Since 2005, monthly health insurance premiums for state workers in Florida have stayed the same.
But a bill making its way through the Florida House could make big changes to the state group employee health plan, which covers more than 300,000 state employees and their families.
Right now, workers pay $50 dollars a month for individual coverage, or $180 dollars a month for their family. That’s a fraction of the cost most people who have health insurance through a private employer.
For the state workers, the premium is the same whether they choose the preferred provider organization (PPO), or a health maintenance organization plan (HMO).
The bill, sponsored by Rep. Jason Brodeur, R-Sanford, would increase the monthly premium for the standard HMO plan – and decrease the monthly premium for the standard PPO plan.
"Something that gives you more, should cost you more,” Brodeur explained during a recent meeting of the House Appropriations Committee meeting, which passed the bill.
As of March 25, there are 137,029 active employees enrolled, and 178,087 dependents of active employees enrolled for a total of 315,116 enrolled in state group insurance plans, according to the Florida Department of Management Service. The state’s cost to cover them, 2013 data show, is $1.5 billion.
Among the changes outlined under HB 7097, monthly premiums for coverage starting Jan. 1, 2016 would be:
Standard PPO (individual): $45/month
Standard PPO (family): $170/month
Standard HMO (individual): $60/month
Standard HMO (family): $200/month
For the Capital Health Plan, an HMO available to state workers in and around Tallahassee, the premium would change to $40 a month for an individual and $170 a month for family coverage.
“The upward adjustments reflects the fact that these are offered as richer benefits, that’s the actual value of what we are giving, or providing, as part of the plan," said Brodeur, who chairs the House Health & Human Services Committee.
Among the thousands of active state employees that could be affected by this proposal are teachers, firefighters and university employees.
But amid all of the legislative debate over Medicaid expansion, Low Income Pool funds and competing budgets proposals, the proposal to make changes to state employee insurance has gotten little attention.
"Surprisingly, this has not been discussed, from my hearing, among state employees,” said Jay Wolfson, a professor at the University of South Florida's College of Public Health.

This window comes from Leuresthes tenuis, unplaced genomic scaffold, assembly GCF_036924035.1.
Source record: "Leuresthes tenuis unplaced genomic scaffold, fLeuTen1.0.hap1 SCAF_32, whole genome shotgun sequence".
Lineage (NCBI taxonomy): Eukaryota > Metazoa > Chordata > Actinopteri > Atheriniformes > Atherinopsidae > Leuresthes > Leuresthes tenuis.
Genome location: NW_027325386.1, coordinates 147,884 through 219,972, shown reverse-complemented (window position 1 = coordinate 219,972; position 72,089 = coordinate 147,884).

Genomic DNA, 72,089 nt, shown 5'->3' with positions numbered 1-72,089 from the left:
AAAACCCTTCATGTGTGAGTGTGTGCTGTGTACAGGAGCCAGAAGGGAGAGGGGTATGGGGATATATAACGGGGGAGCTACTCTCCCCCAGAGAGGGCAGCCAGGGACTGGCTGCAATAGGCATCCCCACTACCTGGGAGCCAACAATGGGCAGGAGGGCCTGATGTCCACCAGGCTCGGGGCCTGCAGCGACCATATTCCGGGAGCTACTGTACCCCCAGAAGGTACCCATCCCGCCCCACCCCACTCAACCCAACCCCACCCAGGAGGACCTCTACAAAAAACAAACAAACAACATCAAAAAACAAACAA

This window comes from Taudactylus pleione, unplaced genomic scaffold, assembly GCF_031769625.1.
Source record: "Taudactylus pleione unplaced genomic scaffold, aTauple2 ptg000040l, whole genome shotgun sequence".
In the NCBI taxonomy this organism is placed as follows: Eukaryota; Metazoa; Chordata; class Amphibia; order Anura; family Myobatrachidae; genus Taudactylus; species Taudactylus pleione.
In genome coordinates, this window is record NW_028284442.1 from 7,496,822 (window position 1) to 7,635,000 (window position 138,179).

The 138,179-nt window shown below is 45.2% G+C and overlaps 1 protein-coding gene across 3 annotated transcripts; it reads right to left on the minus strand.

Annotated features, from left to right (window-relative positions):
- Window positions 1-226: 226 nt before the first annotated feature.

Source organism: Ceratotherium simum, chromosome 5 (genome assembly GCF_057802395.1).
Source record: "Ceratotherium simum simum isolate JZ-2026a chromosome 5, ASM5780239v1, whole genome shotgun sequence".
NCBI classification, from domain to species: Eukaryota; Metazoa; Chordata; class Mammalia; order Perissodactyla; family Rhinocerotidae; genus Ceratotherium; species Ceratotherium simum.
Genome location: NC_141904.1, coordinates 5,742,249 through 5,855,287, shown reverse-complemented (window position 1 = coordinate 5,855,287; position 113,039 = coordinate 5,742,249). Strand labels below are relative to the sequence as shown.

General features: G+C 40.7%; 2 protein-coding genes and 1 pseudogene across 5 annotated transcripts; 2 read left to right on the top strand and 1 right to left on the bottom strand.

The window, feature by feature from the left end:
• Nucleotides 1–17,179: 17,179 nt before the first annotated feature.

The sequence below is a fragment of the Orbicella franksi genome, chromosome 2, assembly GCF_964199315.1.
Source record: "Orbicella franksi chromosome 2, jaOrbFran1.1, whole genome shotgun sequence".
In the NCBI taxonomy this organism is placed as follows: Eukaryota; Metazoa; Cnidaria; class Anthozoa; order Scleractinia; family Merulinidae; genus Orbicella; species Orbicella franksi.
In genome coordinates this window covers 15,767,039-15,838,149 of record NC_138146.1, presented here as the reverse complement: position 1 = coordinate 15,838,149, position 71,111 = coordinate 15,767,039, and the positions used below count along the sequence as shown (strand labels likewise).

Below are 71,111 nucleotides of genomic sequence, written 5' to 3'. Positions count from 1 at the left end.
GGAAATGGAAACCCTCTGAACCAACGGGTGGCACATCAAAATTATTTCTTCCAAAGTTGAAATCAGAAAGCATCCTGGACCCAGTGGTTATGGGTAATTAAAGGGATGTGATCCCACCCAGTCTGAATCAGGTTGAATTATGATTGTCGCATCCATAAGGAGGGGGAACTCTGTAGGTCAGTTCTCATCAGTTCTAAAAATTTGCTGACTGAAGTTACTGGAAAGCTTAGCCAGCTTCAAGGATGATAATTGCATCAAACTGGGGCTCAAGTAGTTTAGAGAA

"I think this is kind of coming up again in a more developed form. I think it's got a good chance of getting through at least the House, whether it will be subjected to additional tweaking or rejection in the Senate, we don't know."
Wolfson said the time has probably come to adjust the state employee health benefits to reflect increased costs in care. But he points out that in recent years, Florida lawmakers have rejected changes to the state employee group plan.
And the Florida Senate has yet to consider Brodeur’s bill this year.
“For the last decade, the state looked at this, and has talked about this,” Wolfson said. “And as is the case with other employers, in the private sector and not-for-profit sector, reorienting the benefit structure to make it more efficient, to place some greater degree of financial responsibilities on beneficiaries, is something which policy makers on both the left and the right have said probably makes some sense, to share more of that burden.”
Kaiser Family Foundation surveys show that in the private sector, average annual premiums for employer-sponsored health coverage have been on the rise for years.
Last year, on average, workers paid about $4,800 dollars toward the cost of family health coverage. Florida state workers right now pay less than half of that: $2,100 a year for family coverage.
Even with the changes Brodeur has proposed, state employee insurance is still considered a bargain. The state of Florida would still pick up more of the tab for health coverage than most other employers do.
"I think we want to keep what we have,” said Marshall Ogletree, the interim executive director for United Faculty of Florida, which lobbies on behalf of higher education faculty and professionals at 11 state universities.
Ogletree said they're watching any proposed changes to health insurance premiums for state employees "very cautiously."
"The known is a lot better than the unknown,” he said. “And that's kind of where we are at this point, trying to keep it manageable, cost effective and productive for the faculty member."